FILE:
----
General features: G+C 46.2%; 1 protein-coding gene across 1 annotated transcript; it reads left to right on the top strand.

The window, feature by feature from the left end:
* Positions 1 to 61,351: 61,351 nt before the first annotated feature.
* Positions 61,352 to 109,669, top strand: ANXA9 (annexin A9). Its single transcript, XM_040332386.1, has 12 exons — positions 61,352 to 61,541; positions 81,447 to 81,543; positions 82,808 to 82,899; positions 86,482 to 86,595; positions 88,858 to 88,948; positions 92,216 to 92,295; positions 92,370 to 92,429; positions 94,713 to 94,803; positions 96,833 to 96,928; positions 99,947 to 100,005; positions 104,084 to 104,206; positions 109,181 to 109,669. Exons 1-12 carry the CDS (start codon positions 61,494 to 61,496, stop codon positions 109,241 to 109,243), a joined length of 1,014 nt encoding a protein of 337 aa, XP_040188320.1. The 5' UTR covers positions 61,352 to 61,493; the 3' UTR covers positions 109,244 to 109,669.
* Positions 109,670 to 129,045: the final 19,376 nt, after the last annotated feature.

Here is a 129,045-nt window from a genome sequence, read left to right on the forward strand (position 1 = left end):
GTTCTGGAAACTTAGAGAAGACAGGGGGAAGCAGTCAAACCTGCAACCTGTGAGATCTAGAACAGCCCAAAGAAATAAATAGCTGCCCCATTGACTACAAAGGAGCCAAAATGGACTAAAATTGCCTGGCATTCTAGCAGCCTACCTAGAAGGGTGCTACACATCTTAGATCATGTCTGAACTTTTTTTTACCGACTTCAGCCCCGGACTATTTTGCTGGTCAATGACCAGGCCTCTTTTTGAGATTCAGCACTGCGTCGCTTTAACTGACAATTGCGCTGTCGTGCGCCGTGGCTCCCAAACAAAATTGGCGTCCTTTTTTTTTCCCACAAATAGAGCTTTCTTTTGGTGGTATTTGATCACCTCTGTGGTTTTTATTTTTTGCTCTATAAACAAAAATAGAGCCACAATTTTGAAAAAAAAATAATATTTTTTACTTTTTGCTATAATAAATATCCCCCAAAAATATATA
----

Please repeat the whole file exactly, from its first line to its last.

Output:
General features: G+C 46.2%; 1 protein-coding gene across 1 annotated transcript; it reads left to right on the top strand.

The window, feature by feature from the left end:
* Positions 1 to 61,351: 61,351 nt before the first annotated feature.
* Positions 61,352 to 109,669, top strand: ANXA9 (annexin A9). Its single transcript, XM_040332386.1, has 12 exons — positions 61,352 to 61,541; positions 81,447 to 81,543; positions 82,808 to 82,899; positions 86,482 to 86,595; positions 88,858 to 88,948; positions 92,216 to 92,295; positions 92,370 to 92,429; positions 94,713 to 94,803; positions 96,833 to 96,928; positions 99,947 to 100,005; positions 104,084 to 104,206; positions 109,181 to 109,669. Exons 1-12 carry the CDS (start codon positions 61,494 to 61,496, stop codon positions 109,241 to 109,243), a joined length of 1,014 nt encoding a protein of 337 aa, XP_040188320.1. The 5' UTR covers positions 61,352 to 61,493; the 3' UTR covers positions 109,244 to 109,669.
* Positions 109,670 to 129,045: the final 19,376 nt, after the last annotated feature.

Here is a 129,045-nt window from a genome sequence, read left to right on the forward strand (position 1 = left end):
GTTCTGGAAACTTAGAGAAGACAGGGGGAAGCAGTCAAACCTGCAACCTGTGAGATCTAGAACAGCCCAAAGAAATAAATAGCTGCCCCATTGACTACAAAGGAGCCAAAATGGACTAAAATTGCCTGGCATTCTAGCAGCCTACCTAGAAGGGTGCTACACATCTTAGATCATGTCTGAACTTTTTTTTACCGACTTCAGCCCCGGACTATTTTGCTGGTCAATGACCAGGCCTCTTTTTGAGATTCAGCACTGCGTCGCTTTAACTGACAATTGCGCTGTCGTGCGCCGTGGCTCCCAAACAAAATTGGCGTCCTTTTTTTTTCCCACAAATAGAGCTTTCTTTTGGTGGTATTTGATCACCTCTGTGGTTTTTATTTTTTGCTCTATAAACAAAAATAGAGCCACAATTTTGAAAAAAAAATAATATTTTTTACTTTTTGCTATAATAAATATCCCCCAAAAATATATA